According to the federal energy commission, long-haul trucking and diesel vehicles are full of common problems that cause inefficiencies. If you're worried about how to increase fuel economy for your diesel engine, you need to think about all the ways that you drive and maintain your vehicle. All of these factors play into how your vehicle consumes fuel.
Here are five important tips to keep your vehicle moving smoothly.
Before you start worrying about how your fuel economy could be improved by looking at the engine, start with the exterior of the vehicle. The tires on your vehicle could be the main culprit in dragging down your MPG. While your engine uses the fuel, if the power transferred to your tires isn't used efficiently, you'll waste more fuel.
Grab a pressure gauge to check your tires before you hit the road. Each tire needs to be at optimum pressure for you to get the most out of your gas. If you're wondering what the optimal pressure is for tires on your vehicle, you can find out online or you can take a look at your vehicle's manual.
Consider narrower tires to get the most of your fuel consumption. Narrow tires ensure that you're hitting less friction where the rubber meets the road. If you also take fewer hauls with your vehicle, you'll save on diesel fuel.
Your tires help to optimize fuel economy with the right tread, width, and tire pressure. Check online to see what other drivers of vehicles like yours are buying when it comes to tires.
As you fill your vehicle with heavier loads, you'll use more fuel. In order to use less fuel, keep your vehicle as light as possible. If you've got a few things in the back that you don't need while you're hauling a heavier load, leave those extra bags and objects in your garage.
Keep your vehicle light when you're traveling long distances or especially when climbing up hills or driving through difficult terrain. Anything you don't need is going to drag down your fuel economy and cause you to spend more on fuel.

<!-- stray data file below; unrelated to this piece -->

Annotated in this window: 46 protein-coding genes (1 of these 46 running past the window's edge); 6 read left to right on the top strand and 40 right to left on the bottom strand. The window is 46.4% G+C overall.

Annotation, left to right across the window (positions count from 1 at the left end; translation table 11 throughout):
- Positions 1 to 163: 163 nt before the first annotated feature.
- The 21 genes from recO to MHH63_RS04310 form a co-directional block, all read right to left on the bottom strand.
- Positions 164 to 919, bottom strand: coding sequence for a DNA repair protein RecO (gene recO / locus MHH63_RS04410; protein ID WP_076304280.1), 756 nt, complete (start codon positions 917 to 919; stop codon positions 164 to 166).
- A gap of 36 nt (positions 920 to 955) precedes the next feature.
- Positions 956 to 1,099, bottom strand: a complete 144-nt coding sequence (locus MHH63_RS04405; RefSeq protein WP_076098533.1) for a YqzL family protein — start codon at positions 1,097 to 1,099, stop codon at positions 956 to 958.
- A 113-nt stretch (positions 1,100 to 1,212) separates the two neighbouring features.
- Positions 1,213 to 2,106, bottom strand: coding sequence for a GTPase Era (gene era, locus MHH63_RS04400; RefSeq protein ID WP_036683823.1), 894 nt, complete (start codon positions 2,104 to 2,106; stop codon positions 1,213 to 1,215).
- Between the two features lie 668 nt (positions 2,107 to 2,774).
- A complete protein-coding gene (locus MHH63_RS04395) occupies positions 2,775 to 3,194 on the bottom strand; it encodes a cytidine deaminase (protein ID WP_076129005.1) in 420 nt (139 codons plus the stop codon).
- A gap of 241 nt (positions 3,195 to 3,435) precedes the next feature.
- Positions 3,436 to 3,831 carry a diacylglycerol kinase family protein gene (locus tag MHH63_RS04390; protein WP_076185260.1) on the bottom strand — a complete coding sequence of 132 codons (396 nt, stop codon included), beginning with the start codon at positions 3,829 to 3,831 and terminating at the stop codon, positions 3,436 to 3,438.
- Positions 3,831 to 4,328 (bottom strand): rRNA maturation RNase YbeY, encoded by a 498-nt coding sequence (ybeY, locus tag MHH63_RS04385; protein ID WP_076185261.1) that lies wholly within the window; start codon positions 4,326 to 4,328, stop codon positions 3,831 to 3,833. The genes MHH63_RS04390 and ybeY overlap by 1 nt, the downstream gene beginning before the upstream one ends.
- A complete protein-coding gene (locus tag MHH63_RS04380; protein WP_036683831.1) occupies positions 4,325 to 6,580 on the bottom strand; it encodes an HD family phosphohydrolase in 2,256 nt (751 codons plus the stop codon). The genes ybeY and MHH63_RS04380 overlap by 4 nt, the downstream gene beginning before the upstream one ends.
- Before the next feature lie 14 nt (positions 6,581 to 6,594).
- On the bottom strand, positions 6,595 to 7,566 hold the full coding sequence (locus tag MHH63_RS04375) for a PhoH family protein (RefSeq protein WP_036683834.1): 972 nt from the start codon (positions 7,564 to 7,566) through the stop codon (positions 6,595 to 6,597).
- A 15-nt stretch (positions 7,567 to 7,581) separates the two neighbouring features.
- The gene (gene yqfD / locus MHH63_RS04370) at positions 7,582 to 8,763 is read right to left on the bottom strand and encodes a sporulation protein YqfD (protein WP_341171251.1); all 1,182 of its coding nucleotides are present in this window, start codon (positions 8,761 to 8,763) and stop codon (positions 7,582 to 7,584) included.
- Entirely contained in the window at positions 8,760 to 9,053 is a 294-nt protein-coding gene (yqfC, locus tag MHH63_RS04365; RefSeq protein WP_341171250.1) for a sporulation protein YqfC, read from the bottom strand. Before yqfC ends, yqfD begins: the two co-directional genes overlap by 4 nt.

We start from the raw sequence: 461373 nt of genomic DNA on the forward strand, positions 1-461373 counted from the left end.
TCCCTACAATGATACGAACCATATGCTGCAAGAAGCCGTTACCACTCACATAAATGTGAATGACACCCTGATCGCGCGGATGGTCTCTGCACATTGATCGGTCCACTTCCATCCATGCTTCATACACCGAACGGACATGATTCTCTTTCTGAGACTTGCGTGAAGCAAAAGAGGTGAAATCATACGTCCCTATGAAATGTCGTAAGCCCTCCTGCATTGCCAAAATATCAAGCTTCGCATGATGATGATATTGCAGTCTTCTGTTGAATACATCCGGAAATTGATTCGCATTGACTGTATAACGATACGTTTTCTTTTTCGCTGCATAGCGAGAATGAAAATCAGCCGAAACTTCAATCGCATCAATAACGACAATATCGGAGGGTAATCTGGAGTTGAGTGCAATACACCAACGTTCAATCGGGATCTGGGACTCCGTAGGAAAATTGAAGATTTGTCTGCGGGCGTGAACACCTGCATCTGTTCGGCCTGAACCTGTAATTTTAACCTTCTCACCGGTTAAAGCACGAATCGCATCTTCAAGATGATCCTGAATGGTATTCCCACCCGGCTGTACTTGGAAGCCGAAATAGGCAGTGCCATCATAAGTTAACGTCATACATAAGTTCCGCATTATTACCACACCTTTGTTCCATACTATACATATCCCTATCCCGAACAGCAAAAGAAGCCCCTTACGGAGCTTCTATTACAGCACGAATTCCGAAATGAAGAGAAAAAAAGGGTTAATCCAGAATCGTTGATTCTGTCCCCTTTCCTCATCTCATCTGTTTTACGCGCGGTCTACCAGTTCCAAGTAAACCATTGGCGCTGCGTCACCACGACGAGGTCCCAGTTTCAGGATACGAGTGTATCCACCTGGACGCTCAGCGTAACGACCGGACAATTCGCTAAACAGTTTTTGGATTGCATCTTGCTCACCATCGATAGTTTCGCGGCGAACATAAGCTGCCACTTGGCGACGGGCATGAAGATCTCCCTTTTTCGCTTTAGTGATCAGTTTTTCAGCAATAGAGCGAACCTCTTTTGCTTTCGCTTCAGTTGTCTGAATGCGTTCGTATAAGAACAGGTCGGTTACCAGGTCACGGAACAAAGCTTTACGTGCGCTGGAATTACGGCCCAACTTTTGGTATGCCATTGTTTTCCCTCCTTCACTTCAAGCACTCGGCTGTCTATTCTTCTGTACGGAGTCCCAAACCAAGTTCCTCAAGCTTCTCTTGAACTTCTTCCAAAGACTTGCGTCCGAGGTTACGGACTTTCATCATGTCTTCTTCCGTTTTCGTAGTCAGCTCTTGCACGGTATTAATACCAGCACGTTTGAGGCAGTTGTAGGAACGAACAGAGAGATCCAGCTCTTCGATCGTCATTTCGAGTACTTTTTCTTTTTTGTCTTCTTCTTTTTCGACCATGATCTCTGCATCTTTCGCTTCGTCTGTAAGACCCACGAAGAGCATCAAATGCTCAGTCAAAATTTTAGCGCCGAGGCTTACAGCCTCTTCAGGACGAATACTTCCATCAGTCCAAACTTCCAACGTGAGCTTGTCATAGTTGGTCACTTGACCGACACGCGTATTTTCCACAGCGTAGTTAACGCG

Even a child seat and a bag of golf clubs can add up to over 50 lbs of weight you don't need to be hauling around as you drive from one place to the next.
Just like how you need to eat a big breakfast before you hike a steep mountain versus walking down the street, your vehicle needs fuel to climb. City drivers beware because even though fuel economy isn't as big of an issue, it's common for us all to keep things we don't need in our vehicles.
While there are lots of cities and townships that have outlawed idling, it's still a common practice. If it's still legal in your region, it's possible that you're doing this unnecessarily all the time.
If you're a trucker or you drive a vehicle that stops and starts as you make deliveries, idling might be a way of life. Some idling is acceptable but most of it isn't necessary. Instructing drivers to stop idling immediately isn't always possible.
Some analysts claim that drivers of trucks throw away thousands of dollars every year from idling. If you find other ways to do what you need to do, like run electrical equipment, charge phones, or keep the air on, find alternatives to save money.
When you're talking about fuel economy, thousands of dollars is an entire year of fuel for some drivers.
Better driving habits influence your fuel economy. Not only how much you drive, but how you drive makes an impact on the amount of fuel that you use. Changing your driving style improves your fuel economy.
There's a sweet spot for every engine. If you're regularly changing your oil and taking care of your filters, all you need is to pick the right speed to keep your engine running right.
Driving way too slowly or way too fast either cause too much fuel to be injected into your engine as you engine tries to make the most out of it.
Every engine is a little different but the optimal use of fuel typically comes between 30 and 48 MPH. For some vehicles, the ideal speed is higher, around 60 MPH. No matter what it is, know that driving at the right speed has the potential to improve your fuel economy by a third or more.
There are lots of hidden signs in your engine, letting you know what's going on at any given time. Those signs from your engine come to you audibly through what you hear s the engine works.
An engine that's well oiled, well organized, and working smoothly, has the potential to boost your fuel economy by more than a third. You'll save the most money on fuel costs when you organize and keep your engine moving smoothly.
Listen to sounds that your engine shouldn't be making. If you haven't changed the oil in a while and hear grinding, clicking, or aggressive sounds, it's time to change things. The condition of your engine, the cleanliness of your filters, and how much dirt your engine has collected makes a difference.
Keep an ear to your engine and keep it clear of debris to get the most out of it.
When you're trying to determine how to increase fuel economy, it takes just a little bit of effort to make big changes. Fuel economy is determined by how new, clean, and efficient your engine is. It's also up to you as the driver to keep things running smoothly.
If you're wondering why filter maintenance is important, check out our latest guide.